Education Week’s Farewell to Quality Counts: A New Focus for a New Era

When the inaugural Quality Counts report was published in 1997, state policymakers across the nation had just started to adopt the key tenets of standards-based reform, a movement that called for states to establish academic content standards defining what students should learn, assess their mastery of those skills through standardized testing, and then hold schools accountable for the results. Education Week launched Quality Counts as a comprehensive report card grading the states on progress in enacting those central assessment and accountability policies, along with measures regarding school finance and teacher quality.

The development of the report card was prompted by the 1996 National Education Summit, where the nation’s governors issued a policy statement declaring their commitment to being “held accountable for progress … toward improving student achievement in core subject areas” and outlining the need for an “external, independent, nongovernmental effort to measure and report each state’s annual progress.” From its beginnings as a landmark effort to respond to the governors’ call for a yearly progress report, Quality Counts held leaders accountable for their results in K-12 education for 25 years. The annual scorecard has been cited by governors in their state-of-the-state addresses, by news outlets, and by advocacy groups across the ideological spectrum.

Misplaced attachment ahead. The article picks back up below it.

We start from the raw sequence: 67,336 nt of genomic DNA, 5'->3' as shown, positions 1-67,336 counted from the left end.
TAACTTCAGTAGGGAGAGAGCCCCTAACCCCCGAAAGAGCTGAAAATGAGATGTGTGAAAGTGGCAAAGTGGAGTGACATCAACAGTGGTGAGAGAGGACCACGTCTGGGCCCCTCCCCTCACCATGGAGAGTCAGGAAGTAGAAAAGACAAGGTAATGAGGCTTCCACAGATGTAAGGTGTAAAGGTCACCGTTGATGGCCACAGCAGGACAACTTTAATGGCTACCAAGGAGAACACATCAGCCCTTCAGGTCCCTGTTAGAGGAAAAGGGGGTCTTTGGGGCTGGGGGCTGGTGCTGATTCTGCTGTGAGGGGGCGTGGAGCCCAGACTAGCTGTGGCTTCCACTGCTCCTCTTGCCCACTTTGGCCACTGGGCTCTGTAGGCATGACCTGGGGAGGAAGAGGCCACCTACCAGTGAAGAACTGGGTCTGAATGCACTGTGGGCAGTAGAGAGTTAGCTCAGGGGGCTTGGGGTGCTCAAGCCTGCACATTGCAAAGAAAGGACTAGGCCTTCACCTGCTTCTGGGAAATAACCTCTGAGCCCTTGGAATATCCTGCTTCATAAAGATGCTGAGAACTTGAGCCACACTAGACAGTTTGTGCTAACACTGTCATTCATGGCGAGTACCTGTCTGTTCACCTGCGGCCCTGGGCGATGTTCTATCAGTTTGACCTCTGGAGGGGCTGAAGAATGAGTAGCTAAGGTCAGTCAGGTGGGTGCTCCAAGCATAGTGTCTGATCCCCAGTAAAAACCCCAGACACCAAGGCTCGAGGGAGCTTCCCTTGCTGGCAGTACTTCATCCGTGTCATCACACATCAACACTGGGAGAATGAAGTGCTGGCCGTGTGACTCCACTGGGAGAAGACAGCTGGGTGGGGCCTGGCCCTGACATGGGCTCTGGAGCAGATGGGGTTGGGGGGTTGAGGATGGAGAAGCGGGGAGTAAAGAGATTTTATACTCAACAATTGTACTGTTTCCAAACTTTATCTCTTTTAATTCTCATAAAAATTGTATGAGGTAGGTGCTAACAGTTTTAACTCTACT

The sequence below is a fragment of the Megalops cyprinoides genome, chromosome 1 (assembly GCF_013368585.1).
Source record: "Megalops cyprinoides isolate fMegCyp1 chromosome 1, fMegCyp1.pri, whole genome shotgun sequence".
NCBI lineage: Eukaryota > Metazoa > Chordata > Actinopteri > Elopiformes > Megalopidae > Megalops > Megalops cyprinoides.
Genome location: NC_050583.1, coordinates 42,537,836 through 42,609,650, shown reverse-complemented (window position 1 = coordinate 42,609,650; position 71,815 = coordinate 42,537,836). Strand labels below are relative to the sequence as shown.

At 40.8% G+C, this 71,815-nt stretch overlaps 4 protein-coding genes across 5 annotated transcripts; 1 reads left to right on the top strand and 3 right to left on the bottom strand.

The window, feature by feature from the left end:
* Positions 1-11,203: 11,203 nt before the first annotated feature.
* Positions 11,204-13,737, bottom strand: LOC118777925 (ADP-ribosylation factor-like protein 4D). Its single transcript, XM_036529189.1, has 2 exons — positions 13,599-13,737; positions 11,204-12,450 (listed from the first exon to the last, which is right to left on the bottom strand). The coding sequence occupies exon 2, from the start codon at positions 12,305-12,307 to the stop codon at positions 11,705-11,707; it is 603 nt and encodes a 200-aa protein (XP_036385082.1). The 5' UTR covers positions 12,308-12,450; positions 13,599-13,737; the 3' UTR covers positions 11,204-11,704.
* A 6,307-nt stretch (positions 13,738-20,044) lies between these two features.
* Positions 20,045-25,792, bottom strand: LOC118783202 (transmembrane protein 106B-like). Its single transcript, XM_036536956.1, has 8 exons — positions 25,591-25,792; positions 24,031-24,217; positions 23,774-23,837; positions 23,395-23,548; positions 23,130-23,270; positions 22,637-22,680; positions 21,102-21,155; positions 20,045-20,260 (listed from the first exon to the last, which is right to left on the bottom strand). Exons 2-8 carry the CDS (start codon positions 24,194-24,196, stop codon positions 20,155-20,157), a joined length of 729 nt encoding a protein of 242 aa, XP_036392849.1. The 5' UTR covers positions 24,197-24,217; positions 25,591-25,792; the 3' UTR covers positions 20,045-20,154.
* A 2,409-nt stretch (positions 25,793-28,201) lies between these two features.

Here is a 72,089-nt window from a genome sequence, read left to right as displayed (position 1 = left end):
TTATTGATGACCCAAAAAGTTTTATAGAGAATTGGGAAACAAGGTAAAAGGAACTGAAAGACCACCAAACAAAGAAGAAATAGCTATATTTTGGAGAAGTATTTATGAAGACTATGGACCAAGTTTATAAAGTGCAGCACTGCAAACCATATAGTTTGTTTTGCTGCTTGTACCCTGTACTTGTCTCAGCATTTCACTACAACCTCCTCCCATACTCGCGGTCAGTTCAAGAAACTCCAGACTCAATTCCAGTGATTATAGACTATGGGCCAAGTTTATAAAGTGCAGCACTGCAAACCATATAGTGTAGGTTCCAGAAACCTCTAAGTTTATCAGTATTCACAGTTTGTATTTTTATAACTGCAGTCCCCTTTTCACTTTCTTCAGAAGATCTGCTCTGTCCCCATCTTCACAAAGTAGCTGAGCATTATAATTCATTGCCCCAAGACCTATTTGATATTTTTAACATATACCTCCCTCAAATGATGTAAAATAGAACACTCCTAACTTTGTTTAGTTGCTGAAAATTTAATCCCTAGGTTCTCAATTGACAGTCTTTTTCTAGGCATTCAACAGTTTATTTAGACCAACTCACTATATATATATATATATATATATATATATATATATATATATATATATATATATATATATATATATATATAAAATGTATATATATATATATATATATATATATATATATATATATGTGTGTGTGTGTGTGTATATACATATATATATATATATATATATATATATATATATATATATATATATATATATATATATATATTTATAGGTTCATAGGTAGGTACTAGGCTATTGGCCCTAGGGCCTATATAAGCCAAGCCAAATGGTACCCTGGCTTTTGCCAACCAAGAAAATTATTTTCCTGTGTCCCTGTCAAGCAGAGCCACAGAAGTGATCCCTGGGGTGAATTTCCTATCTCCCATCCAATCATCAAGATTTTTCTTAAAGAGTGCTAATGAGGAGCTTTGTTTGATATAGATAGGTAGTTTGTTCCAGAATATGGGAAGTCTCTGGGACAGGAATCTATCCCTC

From the start, high-quality data for an evaluation of state policy was not always widely available. The initial 1997 report highlighted 21 critical indicators that states did not collect or publicly report. The EdWeek Research Center—which was created to conduct the analysis for Quality Counts—helped fill the information gap by honing a meticulous process for surveying state education agencies about their policies.

Throughout its history, Quality Counts evolved and adapted to the shifting education landscape. As a flurry of policy adoption prompted by the implementation of the 2002 No Child Left Behind Act caused many of the assessment and accountability policies Quality Counts was designed to track to effectively become the law of the land, Education Week’s researchers devised new indices gauging states’ success in K-12 student achievement and in providing education-related opportunities to residents throughout their lifetimes. In addition to the graded indicators, the reports featured in-depth journalism on major trends and forces impacting educators, such as new gauges of teacher quality, the Common Core State Standards, and the Great Recession of 2008.

Now, as K-12 educators face new and unprecedented challenges stemming from the academic and social impact of the coronavirus pandemic, Education Week has decided to discontinue Quality Counts in favor of research, journalism, and analysis that best serves the K-12 field’s needs today. The EdWeek Research Center has expanded its data collection and projects to a broader range of resources for educators and policymakers and will continue to work with Education Week reporters on unique data-driven journalism examining student motivation, social-emotional learning, education technology, and other critical topics.

Contact the Research Center

Inquire about grant-funded studies, market research, partnerships, and more.